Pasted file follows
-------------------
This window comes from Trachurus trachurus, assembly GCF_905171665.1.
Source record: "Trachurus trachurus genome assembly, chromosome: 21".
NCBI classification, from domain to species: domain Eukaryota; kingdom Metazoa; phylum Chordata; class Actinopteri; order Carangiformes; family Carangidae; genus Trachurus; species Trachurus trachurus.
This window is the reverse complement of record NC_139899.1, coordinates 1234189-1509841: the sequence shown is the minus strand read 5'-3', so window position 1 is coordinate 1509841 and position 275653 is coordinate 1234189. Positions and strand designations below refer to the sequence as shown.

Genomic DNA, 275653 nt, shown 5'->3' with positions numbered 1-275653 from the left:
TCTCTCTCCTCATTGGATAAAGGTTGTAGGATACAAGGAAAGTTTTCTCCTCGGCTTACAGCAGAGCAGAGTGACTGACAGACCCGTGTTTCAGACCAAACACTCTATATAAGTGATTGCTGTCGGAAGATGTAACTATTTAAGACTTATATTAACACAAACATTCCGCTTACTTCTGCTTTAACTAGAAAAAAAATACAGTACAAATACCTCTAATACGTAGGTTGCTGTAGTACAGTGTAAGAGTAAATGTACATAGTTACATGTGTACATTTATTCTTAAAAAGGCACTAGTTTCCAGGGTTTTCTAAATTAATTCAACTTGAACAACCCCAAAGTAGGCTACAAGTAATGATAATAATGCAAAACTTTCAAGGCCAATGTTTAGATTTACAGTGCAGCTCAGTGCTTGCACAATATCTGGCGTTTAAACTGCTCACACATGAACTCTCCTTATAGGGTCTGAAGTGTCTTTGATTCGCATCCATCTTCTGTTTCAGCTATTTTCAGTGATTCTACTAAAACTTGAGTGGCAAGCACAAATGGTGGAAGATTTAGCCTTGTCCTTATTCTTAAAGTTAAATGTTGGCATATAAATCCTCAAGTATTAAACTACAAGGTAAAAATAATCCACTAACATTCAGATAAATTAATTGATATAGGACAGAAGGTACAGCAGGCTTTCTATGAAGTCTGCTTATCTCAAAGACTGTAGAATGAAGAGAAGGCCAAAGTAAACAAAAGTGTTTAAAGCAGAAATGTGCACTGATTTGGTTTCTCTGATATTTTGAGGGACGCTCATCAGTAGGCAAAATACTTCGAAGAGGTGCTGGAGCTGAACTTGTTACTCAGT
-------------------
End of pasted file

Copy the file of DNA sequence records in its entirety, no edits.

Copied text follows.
This window comes from Trachurus trachurus, assembly GCF_905171665.1.
Source record: "Trachurus trachurus genome assembly, chromosome: 21".
NCBI classification, from domain to species: domain Eukaryota; kingdom Metazoa; phylum Chordata; class Actinopteri; order Carangiformes; family Carangidae; genus Trachurus; species Trachurus trachurus.
This window is the reverse complement of record NC_139899.1, coordinates 1234189-1509841: the sequence shown is the minus strand read 5'-3', so window position 1 is coordinate 1509841 and position 275653 is coordinate 1234189. Positions and strand designations below refer to the sequence as shown.

Genomic DNA, 275653 nt, shown 5'->3' with positions numbered 1-275653 from the left:
TCTCTCTCCTCATTGGATAAAGGTTGTAGGATACAAGGAAAGTTTTCTCCTCGGCTTACAGCAGAGCAGAGTGACTGACAGACCCGTGTTTCAGACCAAACACTCTATATAAGTGATTGCTGTCGGAAGATGTAACTATTTAAGACTTATATTAACACAAACATTCCGCTTACTTCTGCTTTAACTAGAAAAAAAATACAGTACAAATACCTCTAATACGTAGGTTGCTGTAGTACAGTGTAAGAGTAAATGTACATAGTTACATGTGTACATTTATTCTTAAAAAGGCACTAGTTTCCAGGGTTTTCTAAATTAATTCAACTTGAACAACCCCAAAGTAGGCTACAAGTAATGATAATAATGCAAAACTTTCAAGGCCAATGTTTAGATTTACAGTGCAGCTCAGTGCTTGCACAATATCTGGCGTTTAAACTGCTCACACATGAACTCTCCTTATAGGGTCTGAAGTGTCTTTGATTCGCATCCATCTTCTGTTTCAGCTATTTTCAGTGATTCTACTAAAACTTGAGTGGCAAGCACAAATGGTGGAAGATTTAGCCTTGTCCTTATTCTTAAAGTTAAATGTTGGCATATAAATCCTCAAGTATTAAACTACAAGGTAAAAATAATCCACTAACATTCAGATAAATTAATTGATATAGGACAGAAGGTACAGCAGGCTTTCTATGAAGTCTGCTTATCTCAAAGACTGTAGAATGAAGAGAAGGCCAAAGTAAACAAAAGTGTTTAAAGCAGAAATGTGCACTGATTTGGTTTCTCTGATATTTTGAGGGACGCTCATCAGTAGGCAAAATACTTCGAAGAGGTGCTGGAGCTGAACTTGTTACTCAGT